said CEO Mike Eskew will retire at the end of the year and be replaced by Chief Financial Officer Scott Davis.
In a prepared statement, UPS praised Eskew, 58, calling him "an innovator and strategist." The company said that since 2002, when Eskew took over as CEO, net income rose by 75% through 2006.
"Mike Eskew has helped transform one of America's most admired companies into a global logistics organization that helps thousands of businesses and individuals succeed every day," said board member Victor Pelson.
Eskew's retirement isn't shocking, but it wasn't necessarily wholly expected either.
"I wasn't expecting it, but it is not entirely a surprise," says Morningstar analyst Keith Schoonmaker. "He's had a long career there, and he was successful. It's a rock-solid organization that puts out impressive results year after year."
Insiders say Eskew is relatively young and might have served longer, but at the same time, he could have been inspired to move on after recently presiding over the celebration of UPS's 100th anniversary and negotiating a new contract with the Teamsters. In a report, Bank of America analyst Scott Flower said UPS typically changes CEOs in five- to seven-year intervals.
Davis, 55, joined UPS in 1986 when it acquired Oregon-based technology company II Morrow (pronounced "tomorrow"), where he was CEO. He became financial chief at UPS in 2001. Eskew joined UPS in 1972 as an industrial engineering manager.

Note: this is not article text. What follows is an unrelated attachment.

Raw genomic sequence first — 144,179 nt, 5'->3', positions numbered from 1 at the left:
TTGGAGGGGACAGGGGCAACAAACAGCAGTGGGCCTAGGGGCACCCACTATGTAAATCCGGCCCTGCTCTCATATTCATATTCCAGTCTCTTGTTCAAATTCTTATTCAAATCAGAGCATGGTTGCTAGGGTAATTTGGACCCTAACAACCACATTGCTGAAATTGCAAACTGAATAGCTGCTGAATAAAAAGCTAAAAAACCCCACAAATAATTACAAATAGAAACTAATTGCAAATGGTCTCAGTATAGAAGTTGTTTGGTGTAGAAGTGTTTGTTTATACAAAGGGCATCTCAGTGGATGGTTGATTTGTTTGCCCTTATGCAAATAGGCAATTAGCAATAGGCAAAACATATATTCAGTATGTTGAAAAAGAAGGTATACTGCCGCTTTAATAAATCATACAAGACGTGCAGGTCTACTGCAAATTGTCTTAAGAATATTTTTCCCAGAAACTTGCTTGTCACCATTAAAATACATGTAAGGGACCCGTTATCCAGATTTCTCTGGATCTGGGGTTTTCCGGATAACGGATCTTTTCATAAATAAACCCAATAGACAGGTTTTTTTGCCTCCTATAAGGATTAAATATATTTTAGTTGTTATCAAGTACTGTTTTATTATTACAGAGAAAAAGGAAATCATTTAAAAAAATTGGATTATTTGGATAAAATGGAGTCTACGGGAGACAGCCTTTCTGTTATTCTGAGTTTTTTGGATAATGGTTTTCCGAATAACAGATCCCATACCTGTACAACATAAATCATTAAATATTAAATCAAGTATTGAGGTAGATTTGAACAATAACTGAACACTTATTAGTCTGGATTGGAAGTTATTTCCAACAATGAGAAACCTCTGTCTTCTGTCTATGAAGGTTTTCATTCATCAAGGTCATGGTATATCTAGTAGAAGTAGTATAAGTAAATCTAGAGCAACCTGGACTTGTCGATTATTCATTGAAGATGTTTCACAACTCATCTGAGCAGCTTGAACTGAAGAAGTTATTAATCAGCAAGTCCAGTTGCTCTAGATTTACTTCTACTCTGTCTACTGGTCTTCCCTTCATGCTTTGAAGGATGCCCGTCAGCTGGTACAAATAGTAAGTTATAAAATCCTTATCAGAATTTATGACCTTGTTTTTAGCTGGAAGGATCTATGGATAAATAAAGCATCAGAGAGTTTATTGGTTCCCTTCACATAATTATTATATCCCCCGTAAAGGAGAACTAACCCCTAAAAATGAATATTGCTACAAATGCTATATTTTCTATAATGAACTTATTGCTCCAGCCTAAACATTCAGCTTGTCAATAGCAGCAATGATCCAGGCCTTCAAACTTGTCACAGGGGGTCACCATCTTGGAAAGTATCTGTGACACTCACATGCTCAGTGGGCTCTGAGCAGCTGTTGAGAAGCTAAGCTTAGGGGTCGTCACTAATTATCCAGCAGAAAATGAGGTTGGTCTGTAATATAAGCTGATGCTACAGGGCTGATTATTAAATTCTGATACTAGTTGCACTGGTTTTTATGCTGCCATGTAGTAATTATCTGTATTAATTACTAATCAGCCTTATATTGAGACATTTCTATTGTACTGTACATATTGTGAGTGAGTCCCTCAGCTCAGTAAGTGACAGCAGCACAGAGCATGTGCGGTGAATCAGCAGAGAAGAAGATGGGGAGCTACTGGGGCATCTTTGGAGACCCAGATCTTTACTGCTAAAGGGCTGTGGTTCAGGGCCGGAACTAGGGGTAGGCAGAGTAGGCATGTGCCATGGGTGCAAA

"UPS has a deep management bench and we consider Scott Davis to be an excellent choice," Flower wrote in a research report. "Since
he has had a close relationship with Mr. Eskew and shares his focus on execution and growth, we do not expect any large or substantial shift in UPS strategy or direction."
Bank of America has a financial relationship with UPS that includes beneficial ownership of 1% or more of a class of common equity, and it could be compensated for future investment banking services.
Davis will be replaced as CFO by Kurt Kuehn, currently the senior vice president of global sales and marketing.
UPS shares slipped 8 cents to $76.54, and are down about 2% for the year. The company is scheduled to report third-quarter earnings on Oct. 23.